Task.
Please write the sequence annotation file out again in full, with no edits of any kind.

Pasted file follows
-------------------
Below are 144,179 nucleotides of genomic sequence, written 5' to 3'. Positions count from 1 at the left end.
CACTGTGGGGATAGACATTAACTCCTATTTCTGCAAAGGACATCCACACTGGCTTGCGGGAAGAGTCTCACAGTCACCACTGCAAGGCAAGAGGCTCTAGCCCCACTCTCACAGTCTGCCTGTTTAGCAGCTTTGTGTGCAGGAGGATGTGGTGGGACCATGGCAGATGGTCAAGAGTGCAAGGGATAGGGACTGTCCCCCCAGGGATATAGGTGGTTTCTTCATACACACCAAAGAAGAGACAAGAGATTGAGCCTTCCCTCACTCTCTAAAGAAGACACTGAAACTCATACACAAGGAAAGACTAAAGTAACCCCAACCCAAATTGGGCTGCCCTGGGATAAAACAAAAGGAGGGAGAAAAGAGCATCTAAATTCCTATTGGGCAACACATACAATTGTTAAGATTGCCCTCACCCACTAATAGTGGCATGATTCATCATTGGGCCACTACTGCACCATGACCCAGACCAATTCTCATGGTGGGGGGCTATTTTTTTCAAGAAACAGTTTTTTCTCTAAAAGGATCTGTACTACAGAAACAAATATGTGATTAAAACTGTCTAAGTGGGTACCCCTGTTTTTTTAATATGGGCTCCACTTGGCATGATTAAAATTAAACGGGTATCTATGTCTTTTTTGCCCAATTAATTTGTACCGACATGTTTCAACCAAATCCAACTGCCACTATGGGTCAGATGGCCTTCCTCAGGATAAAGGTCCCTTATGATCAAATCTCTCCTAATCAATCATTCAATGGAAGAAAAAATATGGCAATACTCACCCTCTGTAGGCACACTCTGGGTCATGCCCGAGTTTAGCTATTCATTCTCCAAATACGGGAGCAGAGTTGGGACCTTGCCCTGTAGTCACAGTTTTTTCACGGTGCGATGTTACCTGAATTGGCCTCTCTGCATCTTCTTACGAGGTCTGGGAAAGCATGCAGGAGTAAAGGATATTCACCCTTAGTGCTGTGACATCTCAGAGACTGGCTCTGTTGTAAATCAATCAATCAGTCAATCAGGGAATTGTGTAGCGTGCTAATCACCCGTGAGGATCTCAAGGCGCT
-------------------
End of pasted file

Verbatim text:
Below are 144,179 nucleotides of genomic sequence, written 5' to 3'. Positions count from 1 at the left end.
CACTGTGGGGATAGACATTAACTCCTATTTCTGCAAAGGACATCCACACTGGCTTGCGGGAAGAGTCTCACAGTCACCACTGCAAGGCAAGAGGCTCTAGCCCCACTCTCACAGTCTGCCTGTTTAGCAGCTTTGTGTGCAGGAGGATGTGGTGGGACCATGGCAGATGGTCAAGAGTGCAAGGGATAGGGACTGTCCCCCCAGGGATATAGGTGGTTTCTTCATACACACCAAAGAAGAGACAAGAGATTGAGCCTTCCCTCACTCTCTAAAGAAGACACTGAAACTCATACACAAGGAAAGACTAAAGTAACCCCAACCCAAATTGGGCTGCCCTGGGATAAAACAAAAGGAGGGAGAAAAGAGCATCTAAATTCCTATTGGGCAACACATACAATTGTTAAGATTGCCCTCACCCACTAATAGTGGCATGATTCATCATTGGGCCACTACTGCACCATGACCCAGACCAATTCTCATGGTGGGGGGCTATTTTTTTCAAGAAACAGTTTTTTCTCTAAAAGGATCTGTACTACAGAAACAAATATGTGATTAAAACTGTCTAAGTGGGTACCCCTGTTTTTTTAATATGGGCTCCACTTGGCATGATTAAAATTAAACGGGTATCTATGTCTTTTTTGCCCAATTAATTTGTACCGACATGTTTCAACCAAATCCAACTGCCACTATGGGTCAGATGGCCTTCCTCAGGATAAAGGTCCCTTATGATCAAATCTCTCCTAATCAATCATTCAATGGAAGAAAAAATATGGCAATACTCACCCTCTGTAGGCACACTCTGGGTCATGCCCGAGTTTAGCTATTCATTCTCCAAATACGGGAGCAGAGTTGGGACCTTGCCCTGTAGTCACAGTTTTTTCACGGTGCGATGTTACCTGAATTGGCCTCTCTGCATCTTCTTACGAGGTCTGGGAAAGCATGCAGGAGTAAAGGATATTCACCCTTAGTGCTGTGACATCTCAGAGACTGGCTCTGTTGTAAATCAATCAATCAGTCAATCAGGGAATTGTGTAGCGTGCTAATCACCCGTGAGGATCTCAAGGCGCT